Diagnostic Reading #48: Five “Must Read” Articles on Medical Imaging
Reading Time: 3 minutes read
Use cases for ultrasound, mobile imaging and MRI make headlines.
This week’s articles in Diagnostic Reading include: the drivers behind the increase in mobile imaging, handheld ultrasound helpful with COVID imaging; deep learning model better identifies breast cancer risk; innovations in neuroradiology presented at RSNA; and radiology certification costs higher than most specialties.
Benefits of Mobile Imaging – Everything Rad
Opportunities for improved patient care, infection control and faster diagnosis are driving the increase in exams done with mobile imaging. Read the blog to learn more about the benefits of mobile imaging and its potential clinical use cases throughout your healthcare facility.
Handheld ultrasound scanners are invaluable tools for performing imaging in patients with COVID-19, according to a presentation at the Radiological Society of North America (RSNA) 2020 virtual meeting. Handheld ultrasound machines are easy to clean, transport and disinfect—crucial benefits during an infectious disease pandemic. The study presenter said that while CT is the optimal imaging modality for patients with COVID-19, she hoped radiologists would also consider adding ultrasound to their pandemic imaging arsenal.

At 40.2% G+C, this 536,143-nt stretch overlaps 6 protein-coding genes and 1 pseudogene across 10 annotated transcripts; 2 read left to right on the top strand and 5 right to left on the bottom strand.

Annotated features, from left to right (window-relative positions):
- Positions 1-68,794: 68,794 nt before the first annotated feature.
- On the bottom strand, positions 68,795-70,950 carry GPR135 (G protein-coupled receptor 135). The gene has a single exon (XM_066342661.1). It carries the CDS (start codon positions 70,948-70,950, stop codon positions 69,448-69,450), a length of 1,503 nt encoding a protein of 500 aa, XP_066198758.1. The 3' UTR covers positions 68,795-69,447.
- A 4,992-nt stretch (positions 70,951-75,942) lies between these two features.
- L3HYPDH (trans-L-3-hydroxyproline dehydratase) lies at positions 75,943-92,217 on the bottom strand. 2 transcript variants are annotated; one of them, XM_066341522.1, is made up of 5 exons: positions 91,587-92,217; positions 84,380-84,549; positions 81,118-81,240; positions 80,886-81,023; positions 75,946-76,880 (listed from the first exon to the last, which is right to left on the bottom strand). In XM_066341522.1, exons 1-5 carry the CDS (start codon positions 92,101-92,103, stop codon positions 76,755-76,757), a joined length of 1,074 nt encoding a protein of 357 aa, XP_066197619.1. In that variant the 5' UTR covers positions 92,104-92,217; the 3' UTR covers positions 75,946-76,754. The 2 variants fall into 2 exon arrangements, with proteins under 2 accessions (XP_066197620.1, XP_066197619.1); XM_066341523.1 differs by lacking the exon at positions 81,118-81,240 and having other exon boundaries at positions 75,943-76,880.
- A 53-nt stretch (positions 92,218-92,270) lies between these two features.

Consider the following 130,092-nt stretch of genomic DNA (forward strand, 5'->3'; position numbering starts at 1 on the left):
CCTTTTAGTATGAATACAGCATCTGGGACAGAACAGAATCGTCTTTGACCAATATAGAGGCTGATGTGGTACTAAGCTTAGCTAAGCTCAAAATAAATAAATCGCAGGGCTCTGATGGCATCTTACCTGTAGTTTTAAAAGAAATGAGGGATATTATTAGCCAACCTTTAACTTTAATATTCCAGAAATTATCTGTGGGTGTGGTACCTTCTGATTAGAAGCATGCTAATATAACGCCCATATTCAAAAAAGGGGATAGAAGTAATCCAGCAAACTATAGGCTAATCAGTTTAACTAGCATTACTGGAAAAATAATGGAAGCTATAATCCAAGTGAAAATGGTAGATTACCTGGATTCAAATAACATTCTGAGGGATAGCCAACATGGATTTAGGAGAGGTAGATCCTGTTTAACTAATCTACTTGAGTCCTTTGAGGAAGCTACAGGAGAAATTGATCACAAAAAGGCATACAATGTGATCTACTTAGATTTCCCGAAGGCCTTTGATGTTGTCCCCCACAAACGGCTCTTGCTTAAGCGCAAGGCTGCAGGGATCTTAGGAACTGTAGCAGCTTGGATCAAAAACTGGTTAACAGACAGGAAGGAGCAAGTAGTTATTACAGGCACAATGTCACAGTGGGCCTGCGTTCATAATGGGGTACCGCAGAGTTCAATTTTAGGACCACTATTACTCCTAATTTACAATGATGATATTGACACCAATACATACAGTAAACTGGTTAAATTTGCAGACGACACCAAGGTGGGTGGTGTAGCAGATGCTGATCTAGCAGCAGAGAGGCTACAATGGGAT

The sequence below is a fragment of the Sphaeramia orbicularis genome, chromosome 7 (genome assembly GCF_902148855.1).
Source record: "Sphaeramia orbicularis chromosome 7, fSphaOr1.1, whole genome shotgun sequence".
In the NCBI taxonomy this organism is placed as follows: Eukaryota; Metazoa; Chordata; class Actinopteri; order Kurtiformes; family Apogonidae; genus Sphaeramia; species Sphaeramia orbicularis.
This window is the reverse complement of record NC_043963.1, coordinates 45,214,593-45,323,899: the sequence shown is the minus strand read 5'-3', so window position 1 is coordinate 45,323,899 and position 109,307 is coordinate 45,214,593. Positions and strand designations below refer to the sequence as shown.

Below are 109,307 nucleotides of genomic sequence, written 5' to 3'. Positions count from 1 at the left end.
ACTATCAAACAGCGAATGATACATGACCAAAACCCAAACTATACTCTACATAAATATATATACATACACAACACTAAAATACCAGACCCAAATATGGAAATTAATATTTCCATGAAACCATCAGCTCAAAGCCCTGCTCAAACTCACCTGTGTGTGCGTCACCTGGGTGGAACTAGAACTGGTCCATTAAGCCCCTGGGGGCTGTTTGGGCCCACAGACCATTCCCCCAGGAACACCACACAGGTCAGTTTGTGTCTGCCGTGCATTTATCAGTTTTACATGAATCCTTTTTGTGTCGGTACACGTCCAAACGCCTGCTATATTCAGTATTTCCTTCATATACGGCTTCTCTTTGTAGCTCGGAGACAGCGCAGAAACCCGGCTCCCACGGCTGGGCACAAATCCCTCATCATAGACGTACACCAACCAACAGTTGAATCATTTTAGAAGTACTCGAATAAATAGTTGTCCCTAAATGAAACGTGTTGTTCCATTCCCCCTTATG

Deep learning predicts women’s risk for breast cancer – Axis Imaging News
Researchers have developed a deep learning model that identifies imaging biomarkers on screening mammograms to predict a patient’s risk for developing breast cancer, providing greater accuracy than traditional risk assessment tools—with study results presented at the virtual annual meeting of the Radiological Society of North America (RSNA). Every woman’s mammogram “contains imaging biomarkers that are highly predictive of future cancer risk, but until we had the tools of deep learning, we were not able to extract this information to improve patient care,” said a study author.
What’s on the horizon with MRI for neuroradiology – Diagnostic Imaging
There has been a substantial amount of innovative neuroradiology technology developed in recent years, and many of these tools are coming into clinical practice. During the Radiological Society of North America (RSNA) annual meeting, subspecialty experts shared some of the more interesting and effective technologies that are in the neuroradiology pipeline, including 7T MRI and MR-Guided Focused Ultrasound (MRgFUS).
Radiologists spend about $14,680 on certification over the course of a 30-year career, one of the highest totals among medical specialties, according to a recent report from the American College of Radiology’s Task Force on Certification. Among other member entities of the American Board of Medical Specialties, radiology’s total exceeds professions such as pathology ($7,100) or orthopaedic surgery ($11,165). ACR pinpointed high fees for the board’s services as one of the chief complaints among its members.